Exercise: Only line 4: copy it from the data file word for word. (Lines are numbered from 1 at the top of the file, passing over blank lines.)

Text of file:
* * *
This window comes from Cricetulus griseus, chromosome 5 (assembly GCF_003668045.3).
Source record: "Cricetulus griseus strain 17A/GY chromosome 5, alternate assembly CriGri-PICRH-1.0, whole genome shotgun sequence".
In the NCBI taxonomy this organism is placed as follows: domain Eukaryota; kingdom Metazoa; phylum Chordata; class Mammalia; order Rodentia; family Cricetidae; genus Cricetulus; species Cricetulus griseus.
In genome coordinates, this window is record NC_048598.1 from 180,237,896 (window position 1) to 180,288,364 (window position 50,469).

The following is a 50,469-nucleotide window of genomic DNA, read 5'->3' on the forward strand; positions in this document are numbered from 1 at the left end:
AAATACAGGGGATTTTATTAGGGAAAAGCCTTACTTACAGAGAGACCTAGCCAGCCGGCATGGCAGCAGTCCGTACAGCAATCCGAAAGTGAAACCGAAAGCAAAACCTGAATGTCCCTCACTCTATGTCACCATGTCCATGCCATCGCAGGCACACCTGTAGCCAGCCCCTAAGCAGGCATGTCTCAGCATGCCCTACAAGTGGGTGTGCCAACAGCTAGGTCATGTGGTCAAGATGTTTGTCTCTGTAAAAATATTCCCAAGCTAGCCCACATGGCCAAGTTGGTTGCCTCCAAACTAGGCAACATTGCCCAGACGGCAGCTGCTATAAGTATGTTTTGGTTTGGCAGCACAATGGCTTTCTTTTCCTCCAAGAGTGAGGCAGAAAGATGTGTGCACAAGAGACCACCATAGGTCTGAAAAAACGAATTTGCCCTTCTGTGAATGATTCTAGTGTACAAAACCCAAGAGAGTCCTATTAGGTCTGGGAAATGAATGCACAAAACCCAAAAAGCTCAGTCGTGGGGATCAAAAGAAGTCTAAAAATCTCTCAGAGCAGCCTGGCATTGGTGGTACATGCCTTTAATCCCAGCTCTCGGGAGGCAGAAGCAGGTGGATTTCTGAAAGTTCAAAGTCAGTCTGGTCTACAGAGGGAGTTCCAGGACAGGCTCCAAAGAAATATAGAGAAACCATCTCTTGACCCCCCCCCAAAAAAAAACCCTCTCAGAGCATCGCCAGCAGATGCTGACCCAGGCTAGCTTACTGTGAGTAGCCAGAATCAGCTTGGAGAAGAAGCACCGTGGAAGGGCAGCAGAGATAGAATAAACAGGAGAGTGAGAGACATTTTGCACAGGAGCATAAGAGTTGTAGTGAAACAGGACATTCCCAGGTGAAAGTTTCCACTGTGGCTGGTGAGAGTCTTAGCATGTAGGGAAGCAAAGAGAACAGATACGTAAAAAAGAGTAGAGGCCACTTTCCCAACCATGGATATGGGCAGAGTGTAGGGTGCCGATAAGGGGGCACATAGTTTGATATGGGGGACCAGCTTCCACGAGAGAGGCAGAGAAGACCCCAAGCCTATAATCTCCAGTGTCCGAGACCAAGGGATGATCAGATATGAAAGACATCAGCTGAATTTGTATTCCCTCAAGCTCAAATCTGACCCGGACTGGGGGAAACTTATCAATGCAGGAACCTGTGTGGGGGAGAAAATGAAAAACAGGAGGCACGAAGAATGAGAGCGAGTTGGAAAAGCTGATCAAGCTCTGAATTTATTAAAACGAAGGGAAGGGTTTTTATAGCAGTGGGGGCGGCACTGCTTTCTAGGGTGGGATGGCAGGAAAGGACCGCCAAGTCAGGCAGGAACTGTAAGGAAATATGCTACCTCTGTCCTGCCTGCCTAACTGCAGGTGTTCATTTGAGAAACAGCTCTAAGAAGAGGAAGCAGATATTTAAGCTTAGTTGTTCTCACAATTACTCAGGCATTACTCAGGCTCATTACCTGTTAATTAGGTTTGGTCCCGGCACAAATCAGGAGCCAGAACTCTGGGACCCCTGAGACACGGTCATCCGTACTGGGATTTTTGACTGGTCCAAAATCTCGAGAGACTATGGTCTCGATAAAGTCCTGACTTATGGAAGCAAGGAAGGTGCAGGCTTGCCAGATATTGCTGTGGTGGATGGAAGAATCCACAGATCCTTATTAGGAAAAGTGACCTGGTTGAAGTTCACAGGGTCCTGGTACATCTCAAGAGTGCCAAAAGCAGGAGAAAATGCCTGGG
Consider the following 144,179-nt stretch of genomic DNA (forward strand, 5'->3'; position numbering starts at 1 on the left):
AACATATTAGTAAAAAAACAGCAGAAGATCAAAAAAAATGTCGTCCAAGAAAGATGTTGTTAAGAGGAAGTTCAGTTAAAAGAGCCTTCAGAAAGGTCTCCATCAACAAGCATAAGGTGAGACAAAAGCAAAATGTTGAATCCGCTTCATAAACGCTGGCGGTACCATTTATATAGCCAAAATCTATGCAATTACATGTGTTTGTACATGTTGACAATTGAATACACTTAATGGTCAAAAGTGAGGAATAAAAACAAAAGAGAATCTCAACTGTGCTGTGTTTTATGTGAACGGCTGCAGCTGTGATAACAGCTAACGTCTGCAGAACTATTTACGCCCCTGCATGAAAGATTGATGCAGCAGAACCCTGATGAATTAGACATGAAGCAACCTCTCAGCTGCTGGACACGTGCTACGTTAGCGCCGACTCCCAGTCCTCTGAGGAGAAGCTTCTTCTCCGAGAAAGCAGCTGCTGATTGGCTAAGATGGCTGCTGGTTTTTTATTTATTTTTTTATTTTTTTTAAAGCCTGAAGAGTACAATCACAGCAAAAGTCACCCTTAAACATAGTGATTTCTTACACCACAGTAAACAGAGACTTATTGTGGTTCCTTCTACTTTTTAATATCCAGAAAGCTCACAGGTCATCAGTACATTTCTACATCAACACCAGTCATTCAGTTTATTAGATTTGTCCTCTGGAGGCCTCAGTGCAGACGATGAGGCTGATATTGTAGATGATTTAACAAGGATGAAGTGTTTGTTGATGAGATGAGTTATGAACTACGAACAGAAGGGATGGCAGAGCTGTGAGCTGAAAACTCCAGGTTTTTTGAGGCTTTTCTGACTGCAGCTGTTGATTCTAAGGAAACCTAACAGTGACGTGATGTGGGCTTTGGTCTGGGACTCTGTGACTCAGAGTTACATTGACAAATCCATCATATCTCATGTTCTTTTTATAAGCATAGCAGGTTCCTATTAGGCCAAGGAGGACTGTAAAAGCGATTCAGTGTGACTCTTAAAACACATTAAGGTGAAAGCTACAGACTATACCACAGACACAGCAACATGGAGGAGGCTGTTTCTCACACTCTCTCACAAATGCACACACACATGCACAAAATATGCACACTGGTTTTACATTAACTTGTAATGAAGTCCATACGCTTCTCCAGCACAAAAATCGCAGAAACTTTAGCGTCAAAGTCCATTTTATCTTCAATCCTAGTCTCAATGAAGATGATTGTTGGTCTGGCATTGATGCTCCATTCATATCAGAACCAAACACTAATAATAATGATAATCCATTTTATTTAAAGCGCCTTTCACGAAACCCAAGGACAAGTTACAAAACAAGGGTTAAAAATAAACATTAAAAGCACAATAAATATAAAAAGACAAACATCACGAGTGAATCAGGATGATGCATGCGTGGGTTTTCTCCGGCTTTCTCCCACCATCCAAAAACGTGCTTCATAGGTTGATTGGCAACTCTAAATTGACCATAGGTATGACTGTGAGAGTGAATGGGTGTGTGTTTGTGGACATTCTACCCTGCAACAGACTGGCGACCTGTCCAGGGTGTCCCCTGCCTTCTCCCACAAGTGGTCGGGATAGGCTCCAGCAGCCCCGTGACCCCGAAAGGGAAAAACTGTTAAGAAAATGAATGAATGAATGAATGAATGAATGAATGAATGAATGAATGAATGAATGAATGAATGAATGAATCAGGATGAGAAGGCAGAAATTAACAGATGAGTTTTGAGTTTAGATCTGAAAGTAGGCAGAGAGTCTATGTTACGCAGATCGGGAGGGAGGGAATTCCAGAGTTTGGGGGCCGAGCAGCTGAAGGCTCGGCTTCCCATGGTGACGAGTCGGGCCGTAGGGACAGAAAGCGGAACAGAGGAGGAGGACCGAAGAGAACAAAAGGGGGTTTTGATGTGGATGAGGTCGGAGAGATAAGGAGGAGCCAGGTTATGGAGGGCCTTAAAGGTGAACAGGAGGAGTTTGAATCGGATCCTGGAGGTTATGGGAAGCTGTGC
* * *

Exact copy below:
In genome coordinates, this window is record NC_048598.1 from 180,237,896 (window position 1) to 180,288,364 (window position 50,469).